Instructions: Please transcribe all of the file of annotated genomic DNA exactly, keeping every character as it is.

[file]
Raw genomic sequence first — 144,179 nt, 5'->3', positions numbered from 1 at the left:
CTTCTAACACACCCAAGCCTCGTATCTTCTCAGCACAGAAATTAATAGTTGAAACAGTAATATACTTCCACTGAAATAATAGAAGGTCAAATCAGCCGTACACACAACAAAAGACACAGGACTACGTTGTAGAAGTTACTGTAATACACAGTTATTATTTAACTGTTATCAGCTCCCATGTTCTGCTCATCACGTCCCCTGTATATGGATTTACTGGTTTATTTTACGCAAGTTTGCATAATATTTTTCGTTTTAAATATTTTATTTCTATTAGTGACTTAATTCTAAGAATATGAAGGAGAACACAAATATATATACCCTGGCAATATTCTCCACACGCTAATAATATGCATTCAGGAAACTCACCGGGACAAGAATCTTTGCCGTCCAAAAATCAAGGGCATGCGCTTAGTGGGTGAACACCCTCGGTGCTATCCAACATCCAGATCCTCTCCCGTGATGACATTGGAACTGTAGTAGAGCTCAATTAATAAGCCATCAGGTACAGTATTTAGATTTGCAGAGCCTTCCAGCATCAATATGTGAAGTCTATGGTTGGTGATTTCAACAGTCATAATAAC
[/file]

Raw genomic sequence first — 144,179 nt, 5'->3', positions numbered from 1 at the left:
CTTCTAACACACCCAAGCCTCGTATCTTCTCAGCACAGAAATTAATAGTTGAAACAGTAATATACTTCCACTGAAATAATAGAAGGTCAAATCAGCCGTACACACAACAAAAGACACAGGACTACGTTGTAGAAGTTACTGTAATACACAGTTATTATTTAACTGTTATCAGCTCCCATGTTCTGCTCATCACGTCCCCTGTATATGGATTTACTGGTTTATTTTACGCAAGTTTGCATAATATTTTTCGTTTTAAATATTTTATTTCTATTAGTGACTTAATTCTAAGAATATGAAGGAGAACACAAATATATATACCCTGGCAATATTCTCCACACGCTAATAATATGCATTCAGGAAACTCACCGGGACAAGAATCTTTGCCGTCCAAAAATCAAGGGCATGCGCTTAGTGGGTGAACACCCTCGGTGCTATCCAACATCCAGATCCTCTCCCGTGATGACATTGGAACTGTAGTAGAGCTCAATTAATAAGCCATCAGGTACAGTATTTAGATTTGCAGAGCCTTCCAGCATCAATATGTGAAGTCTATGGTTGGTGATTTCAACAGTCATAATAAC